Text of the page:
GLS Companies -- Getting Into the Fold
Mailing is an important part of the GLS success story. And, as with most things at GLS, the move into mailing and distribution came as a result of trying to better serve its clientele.
"The Twin Cities is an interesting market, and I believe the fourth or fifth largest market for printing in the United States," Garner says. "Printing and its allied industries is the second largest employer in Minnesota, and 70 percent of what we print ships out of state—so printing is truly big business here."
There are many large printers in the Minneapolis area. The company knew that in order to grow they needed to expand into the national market. "The big barrier to going national has always been freight. By using the Postal Service as a delivery vehicle we knew we could compete anywhere in the country," recalls Garner.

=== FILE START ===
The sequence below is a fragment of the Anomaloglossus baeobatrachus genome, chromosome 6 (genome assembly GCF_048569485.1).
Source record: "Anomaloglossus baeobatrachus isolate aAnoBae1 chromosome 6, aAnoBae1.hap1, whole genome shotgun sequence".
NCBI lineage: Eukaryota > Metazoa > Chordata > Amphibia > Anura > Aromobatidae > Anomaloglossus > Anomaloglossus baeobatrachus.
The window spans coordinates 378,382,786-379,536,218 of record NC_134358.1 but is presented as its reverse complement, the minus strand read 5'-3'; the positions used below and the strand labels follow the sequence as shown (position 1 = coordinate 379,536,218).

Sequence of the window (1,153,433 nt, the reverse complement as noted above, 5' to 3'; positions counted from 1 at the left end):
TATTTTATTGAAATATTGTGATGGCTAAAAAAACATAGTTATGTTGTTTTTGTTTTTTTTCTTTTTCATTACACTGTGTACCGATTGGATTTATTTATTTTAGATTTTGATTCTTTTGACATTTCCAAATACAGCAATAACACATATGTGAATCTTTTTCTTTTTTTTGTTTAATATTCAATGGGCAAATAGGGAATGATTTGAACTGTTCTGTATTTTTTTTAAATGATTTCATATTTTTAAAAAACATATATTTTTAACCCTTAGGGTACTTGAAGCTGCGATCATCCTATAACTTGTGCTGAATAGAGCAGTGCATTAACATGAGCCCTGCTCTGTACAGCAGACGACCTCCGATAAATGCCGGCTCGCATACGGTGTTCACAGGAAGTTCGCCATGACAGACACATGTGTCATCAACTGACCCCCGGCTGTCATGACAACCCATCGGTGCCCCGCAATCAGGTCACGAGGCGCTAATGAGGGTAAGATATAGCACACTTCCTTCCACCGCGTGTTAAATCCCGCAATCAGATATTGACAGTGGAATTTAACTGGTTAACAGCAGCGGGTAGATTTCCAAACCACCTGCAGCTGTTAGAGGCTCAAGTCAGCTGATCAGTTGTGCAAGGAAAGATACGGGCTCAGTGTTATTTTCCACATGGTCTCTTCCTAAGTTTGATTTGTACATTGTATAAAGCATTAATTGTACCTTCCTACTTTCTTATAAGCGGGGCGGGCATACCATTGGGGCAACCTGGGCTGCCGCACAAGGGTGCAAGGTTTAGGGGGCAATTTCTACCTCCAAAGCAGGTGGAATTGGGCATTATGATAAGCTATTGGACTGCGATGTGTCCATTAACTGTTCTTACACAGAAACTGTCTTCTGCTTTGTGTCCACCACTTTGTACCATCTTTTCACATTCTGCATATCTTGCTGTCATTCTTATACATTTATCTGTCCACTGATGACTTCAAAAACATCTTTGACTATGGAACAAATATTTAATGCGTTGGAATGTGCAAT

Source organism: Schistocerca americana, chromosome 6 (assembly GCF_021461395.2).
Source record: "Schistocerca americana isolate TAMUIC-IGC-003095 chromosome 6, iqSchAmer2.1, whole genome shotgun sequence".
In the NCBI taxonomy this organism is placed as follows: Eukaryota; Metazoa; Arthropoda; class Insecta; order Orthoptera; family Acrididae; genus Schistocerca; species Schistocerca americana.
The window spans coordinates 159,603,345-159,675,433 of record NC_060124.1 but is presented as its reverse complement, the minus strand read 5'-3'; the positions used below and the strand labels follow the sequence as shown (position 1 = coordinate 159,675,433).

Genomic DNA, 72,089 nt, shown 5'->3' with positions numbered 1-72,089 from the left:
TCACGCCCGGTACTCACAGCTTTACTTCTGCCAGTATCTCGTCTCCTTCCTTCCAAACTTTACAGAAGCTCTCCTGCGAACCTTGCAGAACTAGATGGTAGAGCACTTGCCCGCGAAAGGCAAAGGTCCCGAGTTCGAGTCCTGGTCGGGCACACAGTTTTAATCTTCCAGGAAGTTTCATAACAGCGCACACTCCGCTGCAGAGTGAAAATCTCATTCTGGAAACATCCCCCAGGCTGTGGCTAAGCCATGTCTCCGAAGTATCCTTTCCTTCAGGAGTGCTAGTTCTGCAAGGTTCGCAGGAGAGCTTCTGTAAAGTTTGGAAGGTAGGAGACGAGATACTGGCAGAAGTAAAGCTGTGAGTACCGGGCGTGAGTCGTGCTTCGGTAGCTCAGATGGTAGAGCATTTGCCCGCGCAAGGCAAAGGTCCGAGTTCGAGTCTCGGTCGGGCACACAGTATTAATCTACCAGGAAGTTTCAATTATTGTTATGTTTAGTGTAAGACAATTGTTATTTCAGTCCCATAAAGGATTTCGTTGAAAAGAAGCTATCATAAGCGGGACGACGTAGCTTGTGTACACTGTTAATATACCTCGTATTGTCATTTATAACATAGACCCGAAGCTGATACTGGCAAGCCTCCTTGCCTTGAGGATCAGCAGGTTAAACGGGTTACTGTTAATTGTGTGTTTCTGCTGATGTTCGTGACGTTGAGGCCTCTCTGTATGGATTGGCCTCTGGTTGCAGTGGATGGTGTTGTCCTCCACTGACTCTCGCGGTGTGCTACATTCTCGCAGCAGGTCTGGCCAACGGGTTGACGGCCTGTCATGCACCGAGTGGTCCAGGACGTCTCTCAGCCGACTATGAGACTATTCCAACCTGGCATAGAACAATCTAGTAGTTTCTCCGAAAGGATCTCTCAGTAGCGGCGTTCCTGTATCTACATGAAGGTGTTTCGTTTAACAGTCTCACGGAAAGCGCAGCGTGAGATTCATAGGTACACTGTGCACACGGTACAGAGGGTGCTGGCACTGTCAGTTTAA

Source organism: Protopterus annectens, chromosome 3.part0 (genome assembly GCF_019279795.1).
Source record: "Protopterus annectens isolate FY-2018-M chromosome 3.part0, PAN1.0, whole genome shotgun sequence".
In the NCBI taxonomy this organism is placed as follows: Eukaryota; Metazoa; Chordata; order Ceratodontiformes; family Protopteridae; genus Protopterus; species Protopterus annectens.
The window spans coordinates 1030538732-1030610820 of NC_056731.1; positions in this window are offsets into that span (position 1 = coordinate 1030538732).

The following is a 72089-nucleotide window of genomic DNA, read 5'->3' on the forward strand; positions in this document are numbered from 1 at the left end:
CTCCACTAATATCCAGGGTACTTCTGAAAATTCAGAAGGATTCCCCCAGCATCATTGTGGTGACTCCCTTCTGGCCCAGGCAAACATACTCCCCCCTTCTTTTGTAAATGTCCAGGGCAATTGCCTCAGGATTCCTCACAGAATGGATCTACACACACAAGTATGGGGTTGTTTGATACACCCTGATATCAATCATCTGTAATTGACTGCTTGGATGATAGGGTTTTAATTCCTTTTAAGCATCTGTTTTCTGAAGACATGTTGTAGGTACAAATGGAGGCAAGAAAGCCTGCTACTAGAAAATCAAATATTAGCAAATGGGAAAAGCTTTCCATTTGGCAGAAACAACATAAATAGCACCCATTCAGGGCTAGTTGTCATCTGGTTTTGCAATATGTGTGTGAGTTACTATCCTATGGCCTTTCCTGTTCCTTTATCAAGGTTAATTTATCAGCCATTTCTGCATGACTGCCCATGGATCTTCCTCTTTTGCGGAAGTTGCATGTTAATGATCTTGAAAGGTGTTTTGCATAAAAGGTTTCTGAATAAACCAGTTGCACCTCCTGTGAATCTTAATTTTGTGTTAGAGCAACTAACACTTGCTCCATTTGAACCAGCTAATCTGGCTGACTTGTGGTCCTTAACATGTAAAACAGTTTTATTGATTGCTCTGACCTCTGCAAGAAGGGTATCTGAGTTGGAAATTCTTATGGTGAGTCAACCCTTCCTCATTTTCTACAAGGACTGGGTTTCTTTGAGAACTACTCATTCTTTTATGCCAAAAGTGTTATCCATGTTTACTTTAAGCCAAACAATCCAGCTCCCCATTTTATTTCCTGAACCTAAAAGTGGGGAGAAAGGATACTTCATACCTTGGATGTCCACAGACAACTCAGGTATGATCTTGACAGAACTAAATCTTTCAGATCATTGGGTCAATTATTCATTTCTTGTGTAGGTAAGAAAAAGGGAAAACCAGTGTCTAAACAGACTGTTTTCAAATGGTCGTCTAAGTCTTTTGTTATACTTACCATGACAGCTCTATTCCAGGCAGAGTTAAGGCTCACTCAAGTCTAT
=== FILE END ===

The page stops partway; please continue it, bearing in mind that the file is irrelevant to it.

The company went out and bought a labeler and an inserting machine so it could take work from its regional customers and roll it out nationally. "Because of consolidation and mergers, we've seen some of our customers move out of town, only to end up calling us because of a problem with their new supplier," Garner adds. "So this has helped us expand and grow within the geographic areas we serve. Now we probably do 20 to 25 percent of our work outside of our home market."
Packaging is also one of GLS' potential growth areas. Currently it makes up 10 to 12 percent of its business, but the company feels its printing capabilities and other available services gives it a tremendous opportunity to expand.
"We've been training our sales force on our new capabilities, terminology, paper types and printing characteristics that packaging customers may be looking for," Garner reveals. "We're tying this into selling all our services together—from creation through fulfillment and distribution."